Marshal Semyon Budyonny of the First Cavalry was infuriated with Babel's unvarnished descriptions of marauding Red Cossacks, even demanded his execution. However, due to his friendship with Gorky, Babel was not threatened again until twenty years had passed . . . when Stalin decided his writings to be treasonous and had him murdered at Butyrka Prison.

§   §   §

In all of Red Cavalry, the pure light of Babel's style shines through with this excellent translation by Boris Dralyuk --- a prose rendered poetically, worthy of a Yeats or a Whitman or a Gogol or even the poetic wartime prose of The Red Badge of Courage or A Farewell to Arms.

  • "Listen," said Dolgushov when we rode up to him. "I'm finished . . . Got it?"

    "Got it," Grishchuk replied, stopping the horses.

    "Got to waste a cartridge on me," Dolgushov said sternly.

    He sat leaning against a tree. His boots were stuck wide apart. Without taking his eyes off me he carefully lifted his shirt. His stomach had been torn out, his guts were sliding onto his knees, and you could see his heartbeats.

    "The Poles'll come, have some fun with me. Take my papers, write my mother what's what . . . "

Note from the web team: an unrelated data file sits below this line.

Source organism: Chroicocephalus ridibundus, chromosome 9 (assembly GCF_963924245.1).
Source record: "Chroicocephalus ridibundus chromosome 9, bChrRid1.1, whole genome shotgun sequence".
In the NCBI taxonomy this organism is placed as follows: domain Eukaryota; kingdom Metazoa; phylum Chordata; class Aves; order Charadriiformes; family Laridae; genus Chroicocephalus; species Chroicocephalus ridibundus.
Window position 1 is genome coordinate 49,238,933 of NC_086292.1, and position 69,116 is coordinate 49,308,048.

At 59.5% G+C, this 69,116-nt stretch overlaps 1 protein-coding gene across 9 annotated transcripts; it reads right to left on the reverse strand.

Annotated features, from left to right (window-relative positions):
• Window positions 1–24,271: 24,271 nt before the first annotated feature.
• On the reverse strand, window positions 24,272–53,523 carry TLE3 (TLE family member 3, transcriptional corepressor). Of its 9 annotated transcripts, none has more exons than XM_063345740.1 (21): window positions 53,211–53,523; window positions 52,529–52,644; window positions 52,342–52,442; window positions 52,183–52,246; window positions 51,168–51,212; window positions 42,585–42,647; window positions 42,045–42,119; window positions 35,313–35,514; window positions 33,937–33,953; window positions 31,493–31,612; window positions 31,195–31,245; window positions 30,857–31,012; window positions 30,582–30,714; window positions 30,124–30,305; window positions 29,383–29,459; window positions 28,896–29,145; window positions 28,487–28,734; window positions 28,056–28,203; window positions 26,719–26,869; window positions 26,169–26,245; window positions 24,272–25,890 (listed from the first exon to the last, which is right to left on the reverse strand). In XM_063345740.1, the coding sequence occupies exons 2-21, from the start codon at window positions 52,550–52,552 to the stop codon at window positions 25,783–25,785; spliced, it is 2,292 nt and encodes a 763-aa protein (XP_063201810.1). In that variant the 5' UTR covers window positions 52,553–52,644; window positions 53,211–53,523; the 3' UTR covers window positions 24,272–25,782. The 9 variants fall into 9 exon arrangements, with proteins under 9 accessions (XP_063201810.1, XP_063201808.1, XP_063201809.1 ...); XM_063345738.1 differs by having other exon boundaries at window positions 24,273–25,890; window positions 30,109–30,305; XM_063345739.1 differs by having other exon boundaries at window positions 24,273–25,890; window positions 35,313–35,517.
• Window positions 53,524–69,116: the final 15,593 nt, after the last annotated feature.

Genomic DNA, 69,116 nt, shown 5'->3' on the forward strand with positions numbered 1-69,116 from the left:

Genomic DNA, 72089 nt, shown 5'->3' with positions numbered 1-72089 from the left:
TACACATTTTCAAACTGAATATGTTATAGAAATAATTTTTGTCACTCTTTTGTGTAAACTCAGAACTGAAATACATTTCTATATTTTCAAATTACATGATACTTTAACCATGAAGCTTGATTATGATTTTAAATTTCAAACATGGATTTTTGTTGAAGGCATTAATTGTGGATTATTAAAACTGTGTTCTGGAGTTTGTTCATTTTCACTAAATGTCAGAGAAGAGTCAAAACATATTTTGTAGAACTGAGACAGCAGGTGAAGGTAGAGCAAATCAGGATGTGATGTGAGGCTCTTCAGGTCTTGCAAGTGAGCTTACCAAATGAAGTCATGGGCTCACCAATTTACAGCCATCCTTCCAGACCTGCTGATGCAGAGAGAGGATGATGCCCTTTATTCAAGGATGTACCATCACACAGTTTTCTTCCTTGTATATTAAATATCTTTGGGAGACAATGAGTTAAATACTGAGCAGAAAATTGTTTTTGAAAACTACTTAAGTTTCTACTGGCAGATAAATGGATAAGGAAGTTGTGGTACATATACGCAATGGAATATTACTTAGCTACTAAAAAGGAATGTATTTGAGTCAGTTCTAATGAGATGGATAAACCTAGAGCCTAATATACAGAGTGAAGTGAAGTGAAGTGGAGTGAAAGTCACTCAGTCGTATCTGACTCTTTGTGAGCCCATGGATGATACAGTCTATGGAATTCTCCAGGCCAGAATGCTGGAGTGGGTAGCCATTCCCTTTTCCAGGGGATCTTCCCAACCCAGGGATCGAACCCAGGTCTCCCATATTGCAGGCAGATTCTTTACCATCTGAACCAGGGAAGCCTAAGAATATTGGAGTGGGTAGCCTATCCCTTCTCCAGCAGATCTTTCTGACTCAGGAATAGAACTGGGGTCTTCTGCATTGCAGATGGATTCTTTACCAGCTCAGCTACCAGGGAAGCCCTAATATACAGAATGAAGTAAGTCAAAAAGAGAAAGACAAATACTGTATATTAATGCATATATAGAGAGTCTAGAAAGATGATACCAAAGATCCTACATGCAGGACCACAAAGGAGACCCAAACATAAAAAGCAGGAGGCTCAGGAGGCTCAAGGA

"No," I said, and spurred my horse.

    Dolgushov spread his blue palms out on the ground and examined them incredulously.

    "Running away?" he murmured, sliding down "Run, you bastard . . . "

  • And fixing the washerwoman with his naked eye, full of adoration, Galin tirelessly stirs the crypts of fallen emperors. He stands stooped, doused by the moon that's stuck up there like an insolent splinter; the printing machines clatter away somewhere close by and the radio station shines with a pure light. Nestling up against the cook Vasily's shoulder, Irina listens to the dull and senseless muttering of love. Above her head, stars trudge though the sky's black seaweed. The washer woman dozes, makes the sign of the Cross over her puffy lips and looks at Galin wide-eyed. This is how a young girl who longs for the nuisance of conception looks at a professor devoted to science.

  • The Pan General drops the reins, trains his Mauser on me and makes a hole in my leg.